We were on the subject of ‘swapping one compulsion for another’. We started off by talking about the ‘first level of the game’, which we defined by saying that it is where we believe that we can obtain ultimate success within the terms of that game. Alternatively, we could say that the ‘first level’ is when we think that we can eradicate the ‘hidden paradox’ in the game (this is what Professor Carse calls the ‘contradictoriness of finite play’). The paradox is hidden because we just don’t see it, but it is of course still there just the same, as we can clearly see from the example of the Mobius strip. I just need to ‘pull back’ enough from my purposeful behaviour so that I can see what I am doing, and I will see it.


The second level of the game is where we swap one distraction for another, one game for another. When we think about it, we can of course see that this is exactly the same thing. We think that we can fix the problem this way, whereas all we are really doing is endlessly exchanging one problem for another. This is what ‘neurotic fixing’ is all about! What this shows, therefore, is that there is no way to ‘cure’ a compulsion on purpose, because ‘purposes’ are themselves compulsions, and you can’t cure compulsivity with yet more compulsivity. However sophisticated our game, our situation is essentially the same, which is to say, it is a dead-end which no amount of cleverness will free us from. The problem is insoluble, and so cleverness is not the answer.


What we are basically looking at here is a trap for consciousness. When we get caught up in a circle of thought (or a circle of behaviour), and believe that we are genuinely going somewhere when we are not, then our awareness has effectively been put in a prison. This is the most complete sort of a prison there could be, because we think we are actually free. We are ‘going nowhere for ever’. This is the state of psychological unconsciousness, where we are fully engaged in the pursuit of illusory progress, utterly distracted from the reality of our situation. To be genuinely free, we would first have to see the circle of thought within which we are trapped, we would have to see that we are eternally distracted in Taking A Trip To Nowhere. Freedom is, therefore, seeing through the trick, seeing the paradox. To put it most succinctly, believing that [+] doesn’t equal [-] is the state of unconsciousness, and seeing that [+] equals [-] is consciousness. These are the two possibilities: either we are trapped in the realm of illusion, which is when we are totally absorbed in thinking that we are getting real results when we are not, or we are free, which is when we see the illusion for what it is, and do not get pulled into it.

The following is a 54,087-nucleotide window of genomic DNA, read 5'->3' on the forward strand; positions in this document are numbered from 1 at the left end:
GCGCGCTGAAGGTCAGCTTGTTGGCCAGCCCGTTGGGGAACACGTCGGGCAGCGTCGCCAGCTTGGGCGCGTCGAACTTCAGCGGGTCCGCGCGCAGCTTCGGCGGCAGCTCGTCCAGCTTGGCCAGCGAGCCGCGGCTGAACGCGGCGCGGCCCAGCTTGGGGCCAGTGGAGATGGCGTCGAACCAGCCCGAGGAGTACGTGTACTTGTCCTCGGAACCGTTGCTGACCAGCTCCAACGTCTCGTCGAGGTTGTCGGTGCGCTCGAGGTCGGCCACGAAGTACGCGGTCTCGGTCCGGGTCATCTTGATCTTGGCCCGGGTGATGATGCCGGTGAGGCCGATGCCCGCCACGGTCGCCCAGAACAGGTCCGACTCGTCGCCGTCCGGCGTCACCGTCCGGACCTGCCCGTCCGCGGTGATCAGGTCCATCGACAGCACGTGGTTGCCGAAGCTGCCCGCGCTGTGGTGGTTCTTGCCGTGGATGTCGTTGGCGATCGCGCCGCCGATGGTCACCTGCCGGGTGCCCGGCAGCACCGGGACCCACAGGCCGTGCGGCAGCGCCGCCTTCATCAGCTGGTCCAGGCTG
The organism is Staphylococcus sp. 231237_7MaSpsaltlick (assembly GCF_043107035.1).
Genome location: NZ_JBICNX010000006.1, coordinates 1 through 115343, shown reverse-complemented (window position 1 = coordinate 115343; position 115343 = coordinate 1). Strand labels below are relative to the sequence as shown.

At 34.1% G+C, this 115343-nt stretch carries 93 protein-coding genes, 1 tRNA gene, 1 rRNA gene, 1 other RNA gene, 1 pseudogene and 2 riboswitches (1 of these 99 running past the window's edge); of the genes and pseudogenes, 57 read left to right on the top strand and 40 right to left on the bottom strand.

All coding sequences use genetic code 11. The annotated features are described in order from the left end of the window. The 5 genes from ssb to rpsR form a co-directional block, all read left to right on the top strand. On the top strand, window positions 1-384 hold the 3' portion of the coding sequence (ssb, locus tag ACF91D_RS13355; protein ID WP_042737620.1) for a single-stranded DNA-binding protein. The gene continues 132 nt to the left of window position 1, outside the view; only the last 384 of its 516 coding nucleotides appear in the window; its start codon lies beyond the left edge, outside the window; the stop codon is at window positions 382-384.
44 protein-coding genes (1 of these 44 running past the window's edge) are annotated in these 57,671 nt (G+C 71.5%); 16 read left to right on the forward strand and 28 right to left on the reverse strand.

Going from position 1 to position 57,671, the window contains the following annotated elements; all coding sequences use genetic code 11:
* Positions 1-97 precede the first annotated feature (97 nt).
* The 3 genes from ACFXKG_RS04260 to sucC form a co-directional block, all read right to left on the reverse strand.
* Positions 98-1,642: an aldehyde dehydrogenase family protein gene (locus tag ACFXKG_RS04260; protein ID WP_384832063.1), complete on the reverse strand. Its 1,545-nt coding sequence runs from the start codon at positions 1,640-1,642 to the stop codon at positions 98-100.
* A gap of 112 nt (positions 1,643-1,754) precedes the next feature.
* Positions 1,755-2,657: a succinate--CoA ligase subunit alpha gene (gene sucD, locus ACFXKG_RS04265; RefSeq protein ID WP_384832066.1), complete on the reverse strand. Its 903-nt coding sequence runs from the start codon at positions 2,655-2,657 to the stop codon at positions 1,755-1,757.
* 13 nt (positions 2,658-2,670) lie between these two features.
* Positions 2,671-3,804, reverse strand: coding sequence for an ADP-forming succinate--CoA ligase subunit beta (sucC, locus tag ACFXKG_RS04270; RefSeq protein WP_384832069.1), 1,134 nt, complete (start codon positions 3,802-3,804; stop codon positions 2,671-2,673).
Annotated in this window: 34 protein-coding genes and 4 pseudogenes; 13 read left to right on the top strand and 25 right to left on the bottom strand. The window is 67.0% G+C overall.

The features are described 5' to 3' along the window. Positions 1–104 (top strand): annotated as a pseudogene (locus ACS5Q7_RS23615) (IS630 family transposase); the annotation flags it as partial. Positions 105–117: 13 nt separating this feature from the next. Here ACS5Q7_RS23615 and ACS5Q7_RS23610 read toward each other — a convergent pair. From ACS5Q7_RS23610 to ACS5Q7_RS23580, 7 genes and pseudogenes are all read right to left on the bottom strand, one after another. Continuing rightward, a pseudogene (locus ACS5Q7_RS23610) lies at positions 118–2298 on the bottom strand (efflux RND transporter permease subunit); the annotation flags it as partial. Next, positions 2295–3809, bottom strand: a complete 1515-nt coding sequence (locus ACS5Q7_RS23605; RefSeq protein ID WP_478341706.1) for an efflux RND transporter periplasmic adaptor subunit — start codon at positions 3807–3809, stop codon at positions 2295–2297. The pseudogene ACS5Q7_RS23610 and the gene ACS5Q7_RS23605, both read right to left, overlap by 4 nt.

In a way, we could say that are two ingredients to unconsciousness. The first is the ‘illusion of progress’ that keeps leading us onwards, and the second is the sheer force of the compulsion that makes us want the progress. It is because of the force of the compulsion that we don’t examine the illusion too carefully – if it wasn’t there we would be so ‘stupid’. As we have been saying, there is no magic short cut for getting rid of this force, which is the momentum of the engine of automatic reacting. We cannot oppose this momentum, or deflect it, without adding to the momentum. Any reaction to it feeds it; any purposeful response at all feeds it, because goals are themselves compulsions.


The way to break into the closed circle of unconsciousness is not through purposeful action but through insight. In other words, we can’t do anything to (directly) slow down the momentum of automatic reacting, but we can puncture the ‘illusion of progress’, i.e. the belief that it is possible to free ourselves on purpose. When we have insight, the force of compulsion is still there, and we still find ourselves reacting to it, but by ‘seeing what is going on’ (i.e. seeing the trick) we are unconditionally accepting pain, and the fact that we are no longer allowing ourselves to believe in illusory progress as a means of escaping pain means that we are no longer fuelling the machine.


We have used various analogies to describe the engine of automatic reacting – one final analogy would be to say that it is like a huge iron wheel that is turning with apparently unstoppable momentum. Normally, our refusal to experience pain ensures that the wheel turns in a friction-free fashion, it ensures that the machine stays in perpetual motion. As soon as we puncture the illusion that we are actually getting somewhere by reacting, then there is friction. The momentum is being absorbed – the ‘insult’ is being swallowed, the blow is being allowed to land. The energy of the wheel, which is refused pain, is gradually transferred and as it is transferred the wheel slows, until eventually it comes to a complete halt and we are free. This is a long drawn out process, and it is a very major undertaking. Inevitably we wish for a quicker way, a faster result. Methods abound for ‘quick fixes’ and sometimes they seem to be working. The only problem is, when will we encounter the negativity that we have thrust somewhere, out of sight?


Paradoxically, it is the wheel itself that teaches us about the error of reacting against negativity. For the majority of us, the engine of automatic reacting is out of sight, somewhere below the surface, and so we have no way of knowing that it is there. We never draw the connection between positive gains we make and the periods of payback we go through, and so we never see the way in which our cleverness as avoiding pain only ever rebounds on us. And yet, when the wheel comes to the surface and visibly affects us, and we start to lose the illusion of the freedom we thought we had, then that is a blessing in disguise because it is only when the chains bite into our flesh. It is only when the rules (or limitations) that bind us and cause us as a result to keep going around in petty circles, start to cause us pain that we realize that we are not as free as we thought we were.